Akamai Multicast Interconnect for Carriers (AMIC) - Lab Setup

Document created by Cheng Jin Employee on May 31, 2017
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Intro

We introduced the recipe to connect to the Akamai Multicast Backbone in https://community.akamai.com/docs/DOC-8118

In this document, we describe how one can build a lab setup to connect to our backbone and receive the test Multicast stream.

Testing and Debugging

Multicast Receiver Directly Attached to AMT Gateway

Setup

We built a simple topology to connect to and verify the Akamai Multicast backbone in the lab.  We setup a Ubuntu 16.04 KVM host (Ubuntu cloudimage http://cloud-images.ubuntu.com/releases/) with two guest images, one is the qcow2 version of the Cisco CSR1000v version 3.16.4bS (the qcow2 image is named csr1000v-universalk9.03.16.04b.S.155-3.S4b-ext.qcow2) and a Ubuntu 16.04 guest as the Multicast receiver.

In addition to the AMT configuration specified in the previous section, the CSR1000V is configured to have 192.168.122.2 on GigabitEthernet1 and 10.100.200.1 on GigabitEthernet2.

Lab Config Instructions 

First, one needs to setup another network, for example, isolated1 (please see the content of the xml file below), using a new virtual bridge interface virbr1.

user@u1604:~$ cat isolated1.xml
<network ipv6='yes'>
  <name>isolated1</name>
  <bridge name='virbr1' stp='on' delay='0'/>
</network>
user@u1604:~$ virsh net-define isolated1.xml
Network isolated1 defined from isolated1.xml
user@u1604:~$ virsh net-autostart isolated1
Network isolated1 marked as autostarted
user@u1604:~$ virsh net-start isolated1
Network isolated1 started
user@u1604:~$ virsh attach-interface u1604.2 bridge virbr1
Interface attached successfully
user@u1604:~$ virsh attach-interface csr1k bridge virbr1
Interface attached successfully

 

Second, one needs to set up the newly available interfaces with the designed network config on both the CSR1000v and the Ubuntu KVM guest.

For CSR1000v:

csr1# config t
Enter configuration commands, one per line.  End with CNTL/Z.
csr1(config)#interface GigabitEthernet2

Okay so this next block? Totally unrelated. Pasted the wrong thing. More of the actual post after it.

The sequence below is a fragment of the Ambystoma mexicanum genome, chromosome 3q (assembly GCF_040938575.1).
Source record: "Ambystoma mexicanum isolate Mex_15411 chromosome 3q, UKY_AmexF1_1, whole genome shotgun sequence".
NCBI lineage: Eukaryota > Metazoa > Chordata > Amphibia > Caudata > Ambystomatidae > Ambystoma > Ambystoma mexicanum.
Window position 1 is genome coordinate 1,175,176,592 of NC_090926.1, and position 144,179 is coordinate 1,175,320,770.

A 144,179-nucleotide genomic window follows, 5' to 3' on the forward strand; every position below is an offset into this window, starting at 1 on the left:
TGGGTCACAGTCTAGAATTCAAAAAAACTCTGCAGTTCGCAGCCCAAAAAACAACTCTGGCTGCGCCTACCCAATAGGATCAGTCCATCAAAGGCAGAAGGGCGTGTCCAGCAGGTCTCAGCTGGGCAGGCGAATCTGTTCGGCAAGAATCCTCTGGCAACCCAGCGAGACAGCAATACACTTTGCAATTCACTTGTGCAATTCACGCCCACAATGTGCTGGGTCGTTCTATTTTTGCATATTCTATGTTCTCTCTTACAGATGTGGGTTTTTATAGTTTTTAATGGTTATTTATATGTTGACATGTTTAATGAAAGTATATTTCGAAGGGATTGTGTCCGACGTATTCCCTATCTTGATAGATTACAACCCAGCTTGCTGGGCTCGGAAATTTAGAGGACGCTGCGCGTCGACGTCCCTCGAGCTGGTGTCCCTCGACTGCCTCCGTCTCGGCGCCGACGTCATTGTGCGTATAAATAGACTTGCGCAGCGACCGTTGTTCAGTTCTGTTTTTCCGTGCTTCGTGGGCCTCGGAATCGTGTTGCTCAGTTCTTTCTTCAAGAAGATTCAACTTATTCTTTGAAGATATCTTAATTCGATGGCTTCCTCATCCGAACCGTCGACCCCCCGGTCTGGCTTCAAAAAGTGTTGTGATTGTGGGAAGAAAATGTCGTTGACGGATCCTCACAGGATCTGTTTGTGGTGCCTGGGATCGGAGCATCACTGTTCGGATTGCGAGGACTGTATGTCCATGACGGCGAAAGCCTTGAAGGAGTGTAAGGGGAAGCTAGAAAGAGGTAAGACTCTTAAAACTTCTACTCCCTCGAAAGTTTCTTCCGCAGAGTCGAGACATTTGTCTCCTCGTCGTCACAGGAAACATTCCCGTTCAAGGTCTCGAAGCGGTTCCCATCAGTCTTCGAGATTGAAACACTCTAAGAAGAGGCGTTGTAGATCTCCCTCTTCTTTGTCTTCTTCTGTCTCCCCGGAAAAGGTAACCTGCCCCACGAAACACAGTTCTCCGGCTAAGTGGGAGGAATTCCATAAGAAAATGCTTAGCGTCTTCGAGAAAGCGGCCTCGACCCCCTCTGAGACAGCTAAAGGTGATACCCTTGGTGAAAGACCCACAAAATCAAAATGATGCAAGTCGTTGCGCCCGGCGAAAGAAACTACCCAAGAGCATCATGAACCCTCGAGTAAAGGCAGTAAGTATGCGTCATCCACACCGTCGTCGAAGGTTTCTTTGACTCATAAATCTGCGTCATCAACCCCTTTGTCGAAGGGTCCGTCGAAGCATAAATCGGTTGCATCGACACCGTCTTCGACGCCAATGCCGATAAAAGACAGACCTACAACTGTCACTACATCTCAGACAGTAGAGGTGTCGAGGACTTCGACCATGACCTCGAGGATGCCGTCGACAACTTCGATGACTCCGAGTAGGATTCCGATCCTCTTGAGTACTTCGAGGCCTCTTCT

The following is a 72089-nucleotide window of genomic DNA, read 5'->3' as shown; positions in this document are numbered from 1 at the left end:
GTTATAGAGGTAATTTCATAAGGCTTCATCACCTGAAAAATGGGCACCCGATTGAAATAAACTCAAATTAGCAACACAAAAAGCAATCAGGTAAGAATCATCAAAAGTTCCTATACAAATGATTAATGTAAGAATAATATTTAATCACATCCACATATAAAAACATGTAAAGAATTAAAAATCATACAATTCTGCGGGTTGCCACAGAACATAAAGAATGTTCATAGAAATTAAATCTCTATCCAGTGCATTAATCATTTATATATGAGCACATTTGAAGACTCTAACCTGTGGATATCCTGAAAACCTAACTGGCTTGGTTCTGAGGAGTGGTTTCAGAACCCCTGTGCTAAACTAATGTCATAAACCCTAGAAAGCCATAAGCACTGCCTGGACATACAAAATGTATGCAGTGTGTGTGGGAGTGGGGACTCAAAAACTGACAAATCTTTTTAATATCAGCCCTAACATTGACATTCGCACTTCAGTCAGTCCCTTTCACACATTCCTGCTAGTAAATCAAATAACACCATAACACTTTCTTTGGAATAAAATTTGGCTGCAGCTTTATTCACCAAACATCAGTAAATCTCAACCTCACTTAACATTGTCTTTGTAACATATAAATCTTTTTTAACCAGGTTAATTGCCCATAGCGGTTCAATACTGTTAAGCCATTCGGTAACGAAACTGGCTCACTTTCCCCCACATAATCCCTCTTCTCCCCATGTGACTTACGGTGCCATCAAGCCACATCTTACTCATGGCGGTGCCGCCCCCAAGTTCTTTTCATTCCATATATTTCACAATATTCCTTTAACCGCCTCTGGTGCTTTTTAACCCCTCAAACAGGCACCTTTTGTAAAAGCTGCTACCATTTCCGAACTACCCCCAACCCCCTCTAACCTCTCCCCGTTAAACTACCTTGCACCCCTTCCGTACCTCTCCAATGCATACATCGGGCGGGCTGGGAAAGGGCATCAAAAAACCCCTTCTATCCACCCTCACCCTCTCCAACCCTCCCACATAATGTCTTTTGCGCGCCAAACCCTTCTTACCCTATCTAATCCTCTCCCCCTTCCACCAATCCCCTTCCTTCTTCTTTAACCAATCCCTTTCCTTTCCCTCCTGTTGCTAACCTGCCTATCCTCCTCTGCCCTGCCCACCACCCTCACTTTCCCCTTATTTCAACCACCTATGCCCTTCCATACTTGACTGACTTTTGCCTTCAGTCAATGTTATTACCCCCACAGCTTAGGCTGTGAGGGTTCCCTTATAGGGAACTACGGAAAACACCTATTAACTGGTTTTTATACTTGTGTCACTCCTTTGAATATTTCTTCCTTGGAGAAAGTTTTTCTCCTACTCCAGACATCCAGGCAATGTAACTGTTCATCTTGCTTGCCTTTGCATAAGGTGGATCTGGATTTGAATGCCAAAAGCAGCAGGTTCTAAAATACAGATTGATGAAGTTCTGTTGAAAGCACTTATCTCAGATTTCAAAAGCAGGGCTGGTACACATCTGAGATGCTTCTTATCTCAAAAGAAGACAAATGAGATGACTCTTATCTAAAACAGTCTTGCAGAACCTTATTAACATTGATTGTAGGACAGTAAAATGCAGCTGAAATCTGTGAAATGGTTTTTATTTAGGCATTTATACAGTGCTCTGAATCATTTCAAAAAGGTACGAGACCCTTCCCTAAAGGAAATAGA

csr1(config-if)#ip address 10.100.200.1 255.255.255.0
csr1(config-if)#ip pim passive
csr1(config-if)#ip igmp version 3
csr1(config-if)#ip igmp explicit-tracking
csr1(config-if)#no shutdown
csr1(config-if)#negotiation auto
csr1(config-if)#exit

For Ubuntu KVM guest:

user@u1604:~$ cat /etc/network/interfaces.d/50-cloud-init.cfg
auto ens6
iface ens6 inet static
    address 10.100.200.100
    netmask 255.255.255.0
    gateway 10.100.200.1
    dns-nameservers 8.8.8.8

 

Third, one also needs to add static routes on the KVM host so the subnet 10.100.200/24 and 10.100.201/24 are reachable from the KVM host.  I have experienced failures in establishing the tunnel because these static routes were not properly configured.  I spent a lot of wasted time thinking that the iptables configuration was incomplete instead.

sudo route add -net 10.100.200.0 netmask 255.255.255.0 gw 192.168.122.2
sudo route add -net 10.100.201.0 netmask 255.255.255.0 gw 192.168.122.2

 

Lastly, both the 10.100.200/24 and 10.100.201/24 networks need to be NAT'ed via the virbr0 interface (that has the 192.168.122.1 IP) to the outside.  libvirt sets up the NAT for the 192.168.122 network automatically, but one has to manually set up the iptables rules for the 10.100.200/24 and 10.100.201/24 networks.  We need additional rules modeled after the 192.168.122 subnet.

In the nat table:

# add DNAT entry for ssh
#-A PREROUTING -p tcp --dport 2200 -j LOG --log-prefix "ssh-"
-A POSTROUTING -s 10.100.200.0/24 -d 224.0.0.0/24 -j RETURN
-A POSTROUTING -s 10.100.200.0/24 -d 255.255.255.255/32 -j RETURN
-A POSTROUTING -s 10.100.200.0/24 ! -d 10.100.200.0/24 -p tcp -j MASQUERADE --to-ports 1024-65535
-A POSTROUTING -s 10.100.200.0/24 ! -d 10.100.200.0/24 -p udp -j MASQUERADE --to-ports 1024-65535
-A POSTROUTING -s 10.100.200.0/24 ! -d 10.100.200.0/24 -j MASQUERADE
  
-A POSTROUTING -s 10.100